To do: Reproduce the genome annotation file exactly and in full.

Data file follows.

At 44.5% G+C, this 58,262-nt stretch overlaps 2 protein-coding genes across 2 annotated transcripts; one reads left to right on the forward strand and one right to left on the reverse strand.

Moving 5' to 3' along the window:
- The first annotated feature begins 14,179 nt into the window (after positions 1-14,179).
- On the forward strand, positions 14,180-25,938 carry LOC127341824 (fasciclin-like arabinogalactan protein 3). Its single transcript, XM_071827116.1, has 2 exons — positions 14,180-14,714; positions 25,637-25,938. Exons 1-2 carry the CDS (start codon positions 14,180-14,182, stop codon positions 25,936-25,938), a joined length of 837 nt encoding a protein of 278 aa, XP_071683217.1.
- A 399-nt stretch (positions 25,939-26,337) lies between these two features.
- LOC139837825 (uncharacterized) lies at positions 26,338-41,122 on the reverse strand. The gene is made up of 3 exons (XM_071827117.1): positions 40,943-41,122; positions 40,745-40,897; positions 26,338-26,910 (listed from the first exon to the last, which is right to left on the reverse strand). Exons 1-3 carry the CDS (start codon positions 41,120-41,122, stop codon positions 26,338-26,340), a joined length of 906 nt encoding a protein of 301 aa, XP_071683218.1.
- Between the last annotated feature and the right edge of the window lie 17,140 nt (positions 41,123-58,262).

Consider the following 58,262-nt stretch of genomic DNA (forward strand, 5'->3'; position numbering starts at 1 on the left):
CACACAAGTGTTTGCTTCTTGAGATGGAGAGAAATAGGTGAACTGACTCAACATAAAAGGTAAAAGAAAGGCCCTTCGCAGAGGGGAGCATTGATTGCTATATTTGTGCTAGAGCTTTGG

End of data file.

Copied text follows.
At 44.5% G+C, this 58,262-nt stretch overlaps 2 protein-coding genes across 2 annotated transcripts; one reads left to right on the forward strand and one right to left on the reverse strand.

Moving 5' to 3' along the window:
- The first annotated feature begins 14,179 nt into the window (after positions 1-14,179).
- On the forward strand, positions 14,180-25,938 carry LOC127341824 (fasciclin-like arabinogalactan protein 3). Its single transcript, XM_071827116.1, has 2 exons — positions 14,180-14,714; positions 25,637-25,938. Exons 1-2 carry the CDS (start codon positions 14,180-14,182, stop codon positions 25,936-25,938), a joined length of 837 nt encoding a protein of 278 aa, XP_071683217.1.
- A 399-nt stretch (positions 25,939-26,337) lies between these two features.
- LOC139837825 (uncharacterized) lies at positions 26,338-41,122 on the reverse strand. The gene is made up of 3 exons (XM_071827117.1): positions 40,943-41,122; positions 40,745-40,897; positions 26,338-26,910 (listed from the first exon to the last, which is right to left on the reverse strand). Exons 1-3 carry the CDS (start codon positions 41,120-41,122, stop codon positions 26,338-26,340), a joined length of 906 nt encoding a protein of 301 aa, XP_071683218.1.
- Between the last annotated feature and the right edge of the window lie 17,140 nt (positions 41,123-58,262).

Consider the following 58,262-nt stretch of genomic DNA (forward strand, 5'->3'; position numbering starts at 1 on the left):
CACACAAGTGTTTGCTTCTTGAGATGGAGAGAAATAGGTGAACTGACTCAACATAAAAGGTAAAAGAAAGGCCCTTCGCAGAGGGGAGCATTGATTGCTATATTTGTGCTAGAGCTTTGG